“We called all 64 Colorado counties for this story,” said CNN national correspondent Scott McLean, who is based in Denver, about his national network piece on an issue beginning to boil over in conservative politics.
At issue is a “red-flag” law Democrats in the legislature are asking the new Democratic governor to sign. CNN’s provocative headline, “This Colorado sheriff is willing to go to jail rather than enforce a proposed gun law,” is about Weld County’s Republican top lawman. CNN’s calls to local officials across the state found “more than half of Colorado’s 64 counties officially oppose the bill. Many have even declared themselves Second Amendment ‘sanctuary’ counties in protest.”
It was only a matter of time until this sparked national interest. The storyline is irresistible: A state bloodied by gun violence that just went full-on politically blue looks to pass a law that could lead to gun confiscation by allowing law enforcement, family, or a member of a household to petition a court to do so, riling conservative resentment while underscoring a rural-urban divide. All in the lead-up to the 20-year anniversary of the Columbine shootings. You have law enforcement officers talking about not obeying laws; one of the bill’s backers is the dad of an Aurora theater shooting victim; Republicans, including the party’s newly elected leader, are using the R-word— recalls — lighting a fuse that stretches back to a political powder keg of 2013. The CNN piece went viral, racking up about 75,000 shares on Facebook, blistering across Twitter feeds, and leading to countless followups. “I’m getting calls from all over the world,” the local sheriff told Westword. “I’ve been asked to do TV interviews from as far away as England.”
No way this story could go by without a local-media-issue angle. Colorado journalists have been all over stories about the red-flag legislation and its potential impact. Rocky Mountain PBS’s “Insight with John Ferrugia” won the broadcast equivalent of a Pulitzer Prize for a special report on the law called Imminent Danger. TV news stations have been reporting plenty on the bill and legal backlash by sheriffs and others, as have print, radio and online outlets. One of those, The Colorado Sun, earned the ire of a sheriff — before the reporter’s story even ran.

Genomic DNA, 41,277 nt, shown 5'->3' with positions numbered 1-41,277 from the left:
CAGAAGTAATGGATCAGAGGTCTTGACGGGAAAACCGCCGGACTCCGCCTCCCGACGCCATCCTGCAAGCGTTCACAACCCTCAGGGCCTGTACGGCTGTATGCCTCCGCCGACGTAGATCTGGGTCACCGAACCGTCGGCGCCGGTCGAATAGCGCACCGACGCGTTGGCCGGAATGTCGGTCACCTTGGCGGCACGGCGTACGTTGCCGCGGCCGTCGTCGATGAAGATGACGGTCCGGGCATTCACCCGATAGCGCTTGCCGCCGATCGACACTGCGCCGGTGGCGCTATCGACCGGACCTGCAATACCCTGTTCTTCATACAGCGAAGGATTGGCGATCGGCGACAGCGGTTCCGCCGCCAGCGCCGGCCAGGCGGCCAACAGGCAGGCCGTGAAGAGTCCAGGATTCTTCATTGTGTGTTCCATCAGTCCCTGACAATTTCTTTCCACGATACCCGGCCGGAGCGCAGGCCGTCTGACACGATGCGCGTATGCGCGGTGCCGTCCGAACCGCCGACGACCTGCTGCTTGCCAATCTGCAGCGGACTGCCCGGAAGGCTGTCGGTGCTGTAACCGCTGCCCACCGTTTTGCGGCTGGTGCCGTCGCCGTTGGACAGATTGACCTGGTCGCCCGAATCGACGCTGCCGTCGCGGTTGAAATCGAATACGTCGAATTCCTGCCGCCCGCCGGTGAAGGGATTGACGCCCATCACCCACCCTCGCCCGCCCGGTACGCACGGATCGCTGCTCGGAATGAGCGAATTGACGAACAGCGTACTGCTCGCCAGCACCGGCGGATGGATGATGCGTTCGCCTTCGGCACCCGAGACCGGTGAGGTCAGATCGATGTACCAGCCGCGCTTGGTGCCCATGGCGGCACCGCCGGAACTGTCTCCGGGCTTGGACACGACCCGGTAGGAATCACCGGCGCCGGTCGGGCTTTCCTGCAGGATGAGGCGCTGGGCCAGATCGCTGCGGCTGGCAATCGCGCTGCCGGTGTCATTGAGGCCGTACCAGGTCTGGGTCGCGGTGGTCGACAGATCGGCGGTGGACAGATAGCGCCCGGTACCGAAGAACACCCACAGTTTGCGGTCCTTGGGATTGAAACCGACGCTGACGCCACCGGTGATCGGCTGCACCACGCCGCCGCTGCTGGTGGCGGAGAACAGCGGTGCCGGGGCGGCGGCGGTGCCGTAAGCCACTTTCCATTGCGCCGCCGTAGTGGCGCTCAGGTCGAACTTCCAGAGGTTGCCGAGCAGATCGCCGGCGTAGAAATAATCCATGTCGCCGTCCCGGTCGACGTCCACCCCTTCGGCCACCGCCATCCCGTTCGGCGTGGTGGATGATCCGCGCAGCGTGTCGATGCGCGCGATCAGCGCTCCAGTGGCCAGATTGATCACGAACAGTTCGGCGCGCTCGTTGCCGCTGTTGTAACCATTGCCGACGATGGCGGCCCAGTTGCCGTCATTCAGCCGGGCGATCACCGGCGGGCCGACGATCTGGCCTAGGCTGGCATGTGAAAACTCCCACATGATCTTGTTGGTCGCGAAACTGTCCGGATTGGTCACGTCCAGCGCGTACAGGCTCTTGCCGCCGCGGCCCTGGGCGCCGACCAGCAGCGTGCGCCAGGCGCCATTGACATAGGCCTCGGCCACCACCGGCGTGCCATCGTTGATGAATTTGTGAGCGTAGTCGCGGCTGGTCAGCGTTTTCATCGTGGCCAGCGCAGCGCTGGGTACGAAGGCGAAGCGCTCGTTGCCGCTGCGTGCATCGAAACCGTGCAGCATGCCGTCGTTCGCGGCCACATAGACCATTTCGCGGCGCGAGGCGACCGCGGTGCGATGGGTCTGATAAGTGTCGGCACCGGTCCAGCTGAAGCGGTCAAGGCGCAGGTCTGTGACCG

What happened? After getting a call from Sun reporter Jesse Paul, Larimer County Sheriff Justin Smith penned a lengthy public Facebook post. In it he accused the reporter of “just fishing for soundbites on the subject of ‘sanctuary counties,'” and of “trying to paint me into a box,” among other things. The sheriff, who had some particular characterizations of the conversation, wrote how he was “anxious to see how he condenses 40 minutes [of] conversation into a one phrase comment or answer.”
Smith did get quoted in the Sun story. Here was the treatment:
Larimer County Sheriff Justin Smith, a Republican opponent of the bill, says he thinks it’s appropriate for law enforcement to sometimes push back on a judge’s ruling. But he’s not in favor of a blanket decision to not follow through on an extreme risk protection order or to ban using the tool. Larimer County has not declared itself a sanctuary county and Smith is against the concept. But he’s worried about many parts of the legislation that he feels are open questions: How will the combination of civil court proceedings and criminal search warrants work? What if someone whose guns are ordered seized has a gun safe? What if that person is violent? What if the court makes a mistake? “Here’s the reality,” Smith said, “just because the legislature passes something doesn’t make it infinite wisdom.” He added that “there’s certainly room for the discretion and the application of law and for sheriffs to challenge that.” Smith thinks [State Attorney General Phil] Weiser’s comments that sheriffs who don’t follow a judge’s ERPO order should resign reflects the attorney general jumping into the political arena.
The sheriff’s Facebook post, catnip for certain constituents, drew more than 1,000 interactions, including nearly 200 comments and nearly 400 shares. By contrast, the Sun’s story, posted on its Facebook page, drew about 120 interactions, about 50 comments, and 30 shares. I’ve written in the past about sheriffs in other states — North Carolina and West Virginia— posting items on Facebook about their correspondence with reporters and riling up their followers prior to a story coming out. In both cases the topic was about guns.
Sheriff Smith didn’t respond to an email asking his thoughts about the Sun story once it came out; his assistant said he has a busy schedule. The reporter says he was disappointed in the Facebook post and wishes the sheriff expressed his concerns while he had him on the horn. “I had no idea he was unhappy with how our conversation went,” Paul says. “For what it’s worth, I found the interview really helpful and informative and am very appreciative of his time and help on the story.”